Phase 1A: Session 5

Session 5 

Grammar: Expressing Concrete Meaning

Various aspects of grammar have come into play in activities so far, though they haven't been focused on. For example, when the Nurturer describes what "he", "we", "you" etc. are doing at the moment, that is dealing with an area that is traditionally treated as grammar. In fact, much of grammar need not be thought of as "grammar", since it is simple a matter of how to express concrete meanings. The emphasis on possessive forms in today's session is another case in point.

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Learning Activity: body parts (dirty dozen)

Description

Starting with a single doll, rapidly learn to understand the names of as many body parts as can be learned in an hour, along with the word for “body”. Normally, it is not recommended to take an hour on a single activity at this point, but it has been found that this activity gives a solid leap in very basic vocabulary. Be aware that different languages divide the human body up differently. Also, some parts that we might expect to have names may not in another language. Begin with two words. Add one new one at a time. (The form may have to be possessive, I.e., "Where is her nose? Where are her fingers?, etc.")

Materials Needed: A doll (or picture of a human body)

Vocabulary:


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Learning Activity 2: going to places in the room (TPR)    

Description

This is a repeat of an earlier activity (Session 3, Activity 2). It has two purposes. One is to strengthen the basic nouns and actions. An easy mistake to make is to assume that once GPs can do the activity, learning of those commands is complete. In fact, the vocabulary needs to become extremely familiar, a goal that is not always easy to achieve in sessions. The other important purpose is to break up the long stretch of Activity1. Thus Activity 2 can be done in the middle of Activity 1 if the activity is getting tedious.

Materials Needed: A doll (or picture of a human body)

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Learning Activity 3: body parts of human possessors (TPR)

Description

"Where is the man's nose? Where are the baby's legs?"

Materials Needed

dolls (or action figures, drawings, photos) of man, woman, boy, girl, baby, etc.

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Learning Activity 4: body parts of animal possessors (TPR)

Description

It is important to be recombining earlier vocabulary with new material. Instead of human figures, now use all of the animals and insects that have been introduced so far. Besides that, the "grammatical" forms related to possession should stand out clearly in the context of these now familiar words. Be aware that somebody part names may change in the case of animals. Hopefully, there will not be too many new words arising. But some important ones can be learned in this activity, such as tail, wing, snout, feathers, fur, paw, horn, claw. The recording will help to reinforce new words that don't get as much repetition as "head" or "ear". "Where is the horse's head? Where is the frog's forehead? Where are the cow's legs?"

Materials Needed

All of the animal figures or pictures that have been used in previous sections.

Vocabulary:


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Learning Activity:  5: basic kinship terms with possessors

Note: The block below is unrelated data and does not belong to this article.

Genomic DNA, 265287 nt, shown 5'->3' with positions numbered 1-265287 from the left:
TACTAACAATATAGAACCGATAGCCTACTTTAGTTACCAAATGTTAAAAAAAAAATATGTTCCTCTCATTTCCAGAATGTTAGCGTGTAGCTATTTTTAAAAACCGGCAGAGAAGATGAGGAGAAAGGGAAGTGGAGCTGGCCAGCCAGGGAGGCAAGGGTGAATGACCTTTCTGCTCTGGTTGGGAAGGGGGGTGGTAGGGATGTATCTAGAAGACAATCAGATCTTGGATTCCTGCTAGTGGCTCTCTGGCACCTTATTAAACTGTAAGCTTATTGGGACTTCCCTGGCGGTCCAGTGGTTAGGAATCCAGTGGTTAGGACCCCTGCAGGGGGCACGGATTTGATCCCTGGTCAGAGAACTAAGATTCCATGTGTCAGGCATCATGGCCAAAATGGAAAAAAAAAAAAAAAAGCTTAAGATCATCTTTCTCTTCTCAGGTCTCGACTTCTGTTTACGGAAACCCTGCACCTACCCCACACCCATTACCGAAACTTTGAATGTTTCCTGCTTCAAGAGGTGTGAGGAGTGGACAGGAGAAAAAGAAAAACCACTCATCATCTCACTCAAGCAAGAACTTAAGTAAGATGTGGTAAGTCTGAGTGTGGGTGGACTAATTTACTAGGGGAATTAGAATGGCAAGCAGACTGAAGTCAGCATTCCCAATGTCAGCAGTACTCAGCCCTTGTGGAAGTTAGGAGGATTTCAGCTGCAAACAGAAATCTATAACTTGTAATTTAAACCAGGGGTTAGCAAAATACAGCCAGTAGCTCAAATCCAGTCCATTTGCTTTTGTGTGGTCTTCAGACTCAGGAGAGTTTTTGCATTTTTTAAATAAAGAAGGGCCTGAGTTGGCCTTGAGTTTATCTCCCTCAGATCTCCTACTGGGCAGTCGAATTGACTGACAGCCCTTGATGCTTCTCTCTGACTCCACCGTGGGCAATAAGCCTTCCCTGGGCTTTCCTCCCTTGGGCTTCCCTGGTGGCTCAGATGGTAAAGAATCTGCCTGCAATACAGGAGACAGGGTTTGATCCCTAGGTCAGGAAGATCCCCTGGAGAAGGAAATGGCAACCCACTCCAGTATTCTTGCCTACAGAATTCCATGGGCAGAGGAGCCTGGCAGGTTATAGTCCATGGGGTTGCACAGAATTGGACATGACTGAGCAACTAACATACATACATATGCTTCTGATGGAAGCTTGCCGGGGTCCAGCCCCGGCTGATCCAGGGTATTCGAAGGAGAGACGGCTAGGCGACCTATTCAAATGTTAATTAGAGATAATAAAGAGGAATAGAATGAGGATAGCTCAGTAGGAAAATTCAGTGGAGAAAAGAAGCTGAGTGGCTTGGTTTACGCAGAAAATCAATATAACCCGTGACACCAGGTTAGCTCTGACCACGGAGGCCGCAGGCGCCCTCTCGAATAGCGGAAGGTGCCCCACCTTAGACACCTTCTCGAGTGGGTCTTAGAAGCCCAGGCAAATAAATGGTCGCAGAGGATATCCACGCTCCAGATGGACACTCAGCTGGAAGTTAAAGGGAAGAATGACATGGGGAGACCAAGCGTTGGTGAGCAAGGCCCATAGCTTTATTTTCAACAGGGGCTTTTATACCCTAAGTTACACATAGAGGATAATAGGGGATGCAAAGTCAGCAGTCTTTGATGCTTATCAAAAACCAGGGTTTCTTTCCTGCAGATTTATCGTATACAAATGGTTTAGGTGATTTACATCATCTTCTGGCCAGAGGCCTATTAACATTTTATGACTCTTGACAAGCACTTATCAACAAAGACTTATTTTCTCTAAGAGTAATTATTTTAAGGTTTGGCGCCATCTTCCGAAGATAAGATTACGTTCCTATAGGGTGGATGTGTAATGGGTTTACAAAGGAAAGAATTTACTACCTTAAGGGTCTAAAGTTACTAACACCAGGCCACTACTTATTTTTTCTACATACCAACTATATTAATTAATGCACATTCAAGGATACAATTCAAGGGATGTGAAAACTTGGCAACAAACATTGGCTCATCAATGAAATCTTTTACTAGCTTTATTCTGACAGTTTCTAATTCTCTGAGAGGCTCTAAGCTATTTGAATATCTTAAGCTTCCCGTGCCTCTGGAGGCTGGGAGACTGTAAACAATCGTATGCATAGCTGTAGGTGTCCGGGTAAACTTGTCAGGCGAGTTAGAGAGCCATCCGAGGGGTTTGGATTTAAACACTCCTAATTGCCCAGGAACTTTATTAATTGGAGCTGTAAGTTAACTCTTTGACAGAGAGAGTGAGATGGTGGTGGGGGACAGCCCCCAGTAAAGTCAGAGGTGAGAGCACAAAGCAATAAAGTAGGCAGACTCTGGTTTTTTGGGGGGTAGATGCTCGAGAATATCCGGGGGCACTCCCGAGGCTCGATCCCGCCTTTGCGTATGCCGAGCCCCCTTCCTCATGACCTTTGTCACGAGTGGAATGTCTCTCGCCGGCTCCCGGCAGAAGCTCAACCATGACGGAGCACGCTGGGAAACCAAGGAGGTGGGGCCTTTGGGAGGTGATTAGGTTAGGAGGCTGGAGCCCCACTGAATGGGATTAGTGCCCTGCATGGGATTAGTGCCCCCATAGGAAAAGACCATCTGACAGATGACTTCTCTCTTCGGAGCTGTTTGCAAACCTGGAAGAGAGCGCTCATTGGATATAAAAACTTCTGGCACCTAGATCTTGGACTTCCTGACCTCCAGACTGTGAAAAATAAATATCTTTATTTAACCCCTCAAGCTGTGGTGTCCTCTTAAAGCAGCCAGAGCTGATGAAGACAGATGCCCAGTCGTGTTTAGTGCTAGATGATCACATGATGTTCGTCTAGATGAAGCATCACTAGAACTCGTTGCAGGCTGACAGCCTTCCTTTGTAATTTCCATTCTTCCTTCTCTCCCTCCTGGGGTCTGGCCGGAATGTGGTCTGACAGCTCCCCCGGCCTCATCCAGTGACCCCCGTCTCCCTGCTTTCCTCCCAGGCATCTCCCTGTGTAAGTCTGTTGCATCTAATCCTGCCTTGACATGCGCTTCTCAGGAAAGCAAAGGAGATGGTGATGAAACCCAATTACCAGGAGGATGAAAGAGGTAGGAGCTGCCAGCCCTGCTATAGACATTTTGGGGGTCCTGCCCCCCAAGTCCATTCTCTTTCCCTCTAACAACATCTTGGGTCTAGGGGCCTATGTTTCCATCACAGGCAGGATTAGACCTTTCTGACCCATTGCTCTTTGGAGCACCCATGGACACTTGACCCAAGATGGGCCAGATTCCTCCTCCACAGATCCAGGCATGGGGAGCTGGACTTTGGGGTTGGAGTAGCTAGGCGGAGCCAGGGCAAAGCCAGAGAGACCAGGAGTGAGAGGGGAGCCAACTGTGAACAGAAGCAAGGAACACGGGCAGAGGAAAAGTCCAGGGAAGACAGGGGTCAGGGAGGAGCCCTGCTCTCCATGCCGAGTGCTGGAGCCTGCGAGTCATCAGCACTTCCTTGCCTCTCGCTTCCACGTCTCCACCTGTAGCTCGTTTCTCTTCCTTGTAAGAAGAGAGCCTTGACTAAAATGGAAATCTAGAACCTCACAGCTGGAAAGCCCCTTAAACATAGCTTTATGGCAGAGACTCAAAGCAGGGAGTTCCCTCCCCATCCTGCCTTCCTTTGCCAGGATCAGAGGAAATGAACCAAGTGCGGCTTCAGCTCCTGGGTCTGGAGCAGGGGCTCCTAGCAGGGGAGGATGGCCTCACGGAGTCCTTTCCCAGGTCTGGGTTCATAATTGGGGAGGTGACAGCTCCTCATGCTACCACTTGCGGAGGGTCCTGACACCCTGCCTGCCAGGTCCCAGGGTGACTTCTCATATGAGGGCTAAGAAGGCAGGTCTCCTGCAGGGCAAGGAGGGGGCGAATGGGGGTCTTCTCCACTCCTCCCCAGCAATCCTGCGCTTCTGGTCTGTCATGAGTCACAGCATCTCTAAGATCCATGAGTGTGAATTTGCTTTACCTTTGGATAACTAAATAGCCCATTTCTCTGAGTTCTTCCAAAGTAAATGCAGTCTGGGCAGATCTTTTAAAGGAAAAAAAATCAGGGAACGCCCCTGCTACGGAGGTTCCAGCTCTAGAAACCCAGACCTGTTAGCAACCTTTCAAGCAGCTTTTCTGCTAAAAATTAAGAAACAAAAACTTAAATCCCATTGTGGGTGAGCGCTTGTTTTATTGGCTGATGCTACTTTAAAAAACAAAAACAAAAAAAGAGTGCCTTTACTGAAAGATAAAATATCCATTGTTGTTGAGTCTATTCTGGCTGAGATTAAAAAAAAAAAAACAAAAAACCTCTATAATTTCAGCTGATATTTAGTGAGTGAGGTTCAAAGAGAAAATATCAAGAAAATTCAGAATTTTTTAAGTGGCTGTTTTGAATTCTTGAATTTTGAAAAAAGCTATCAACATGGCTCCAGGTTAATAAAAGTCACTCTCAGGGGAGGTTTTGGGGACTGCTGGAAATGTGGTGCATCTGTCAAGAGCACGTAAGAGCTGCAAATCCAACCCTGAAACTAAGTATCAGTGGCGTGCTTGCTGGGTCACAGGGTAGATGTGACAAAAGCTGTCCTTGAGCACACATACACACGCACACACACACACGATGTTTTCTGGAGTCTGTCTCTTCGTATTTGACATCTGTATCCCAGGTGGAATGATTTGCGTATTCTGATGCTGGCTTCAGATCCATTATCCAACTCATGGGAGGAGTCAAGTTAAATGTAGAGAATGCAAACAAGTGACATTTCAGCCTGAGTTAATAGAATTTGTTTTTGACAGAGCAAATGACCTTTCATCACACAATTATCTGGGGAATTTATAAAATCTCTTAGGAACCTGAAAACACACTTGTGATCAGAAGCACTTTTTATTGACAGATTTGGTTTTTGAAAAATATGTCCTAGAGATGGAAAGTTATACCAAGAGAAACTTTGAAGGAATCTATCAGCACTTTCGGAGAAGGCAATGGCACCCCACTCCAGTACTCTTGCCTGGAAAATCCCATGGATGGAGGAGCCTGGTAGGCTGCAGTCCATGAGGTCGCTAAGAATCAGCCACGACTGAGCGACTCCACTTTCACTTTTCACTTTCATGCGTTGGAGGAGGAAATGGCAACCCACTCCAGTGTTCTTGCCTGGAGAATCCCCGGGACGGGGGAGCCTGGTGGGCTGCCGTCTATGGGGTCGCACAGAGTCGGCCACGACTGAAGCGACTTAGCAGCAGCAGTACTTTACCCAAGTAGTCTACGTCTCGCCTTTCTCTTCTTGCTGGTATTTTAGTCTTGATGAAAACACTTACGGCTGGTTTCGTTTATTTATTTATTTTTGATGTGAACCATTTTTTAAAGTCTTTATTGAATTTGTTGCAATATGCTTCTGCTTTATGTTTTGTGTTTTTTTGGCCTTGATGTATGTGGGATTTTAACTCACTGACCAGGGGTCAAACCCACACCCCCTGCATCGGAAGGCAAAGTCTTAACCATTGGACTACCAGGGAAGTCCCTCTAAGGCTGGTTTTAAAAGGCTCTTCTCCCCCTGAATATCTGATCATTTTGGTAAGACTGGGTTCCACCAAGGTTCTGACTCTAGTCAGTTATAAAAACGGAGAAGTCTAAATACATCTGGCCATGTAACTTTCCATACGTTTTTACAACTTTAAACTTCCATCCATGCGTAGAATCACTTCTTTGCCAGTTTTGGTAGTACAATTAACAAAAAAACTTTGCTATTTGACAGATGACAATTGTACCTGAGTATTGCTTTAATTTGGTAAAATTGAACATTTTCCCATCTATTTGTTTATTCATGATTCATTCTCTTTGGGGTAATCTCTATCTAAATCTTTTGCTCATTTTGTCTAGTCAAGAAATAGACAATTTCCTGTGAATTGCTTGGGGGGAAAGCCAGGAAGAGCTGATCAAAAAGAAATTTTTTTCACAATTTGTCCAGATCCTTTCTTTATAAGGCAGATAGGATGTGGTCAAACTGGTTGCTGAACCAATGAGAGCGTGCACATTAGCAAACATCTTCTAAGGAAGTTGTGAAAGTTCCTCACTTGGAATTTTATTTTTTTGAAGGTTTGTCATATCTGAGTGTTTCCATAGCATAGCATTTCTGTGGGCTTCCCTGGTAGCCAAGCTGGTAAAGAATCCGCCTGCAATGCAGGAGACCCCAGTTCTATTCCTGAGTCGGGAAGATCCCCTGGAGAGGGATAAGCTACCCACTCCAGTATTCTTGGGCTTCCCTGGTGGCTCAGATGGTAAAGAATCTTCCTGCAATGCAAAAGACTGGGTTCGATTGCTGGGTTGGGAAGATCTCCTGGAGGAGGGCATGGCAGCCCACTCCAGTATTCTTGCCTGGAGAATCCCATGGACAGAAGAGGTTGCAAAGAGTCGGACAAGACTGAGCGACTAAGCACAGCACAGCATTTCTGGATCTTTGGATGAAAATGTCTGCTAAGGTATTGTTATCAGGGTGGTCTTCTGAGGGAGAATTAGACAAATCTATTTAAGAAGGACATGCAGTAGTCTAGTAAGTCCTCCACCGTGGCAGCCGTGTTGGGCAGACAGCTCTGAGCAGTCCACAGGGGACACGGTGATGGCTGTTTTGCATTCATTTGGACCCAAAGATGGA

Description

This continues the "possessive" theme since it will involve phrases like "the girl's father". It also adds another group of some of the most basic vocabulary in any language. You may find that these terms are not learned as easily as body part terms since they deal with abstract relationships, rather than concrete objects. Arrange the human figures so that one, let's say a school-aged girl, is at bottom center *. Then place near her an older brother and younger brother, and older sister and younger sister, a mother, and a father. Learn to understand terms for all of these relationships. Change the central figure to a baby. Then place a female figure in the bottom center, and learn the terms for her son, daughter, and husband. Place an adult male figure at the center, and add the word for wife. Depict grandfather, grandmother, grandchild, etc. Learn words for family, siblings, parents. This activity is a time of discovery. Terms may differ for brother or sister depending on the gender of the person who’s brother and sister we are talking about. Maternal and paternal grandparents may be called by different terms. Terms for brothers and sisters may differ based on whether they are younger or older, etc., etc. At this point do not attempt more than the three generations involved in a single nuclear family. Don’t try to add in-laws, uncles, and aunts, cousins. Be warned that some cultures may have amazingly complex kinship systems. For now, deal with these basic words which will enable the GP to later describe any relationship (so that you can later ask questions such as “What do I call my wife’s brother’s son’s son?”) Note: in order to make clear to the nurturer who is at the "center" during the activity, leave all the other dolls lying down, but make the doll you are focusing on sit up.  For example, put the school-aged girl sitting up and lay her siblings next to her with her older brother to the left and the younger siblings to the right.

Materials Needed

a set of dolls depicting various ages works nicely. Otherwise, drawings or photos can be used.

Vocabulary:


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Learning Activity: 6 Lexicary

Description

Possibly finish page 1 of the Lexicarry (for the first pass through the book) this session. See instructions for earlier sessions.


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Next: Session 6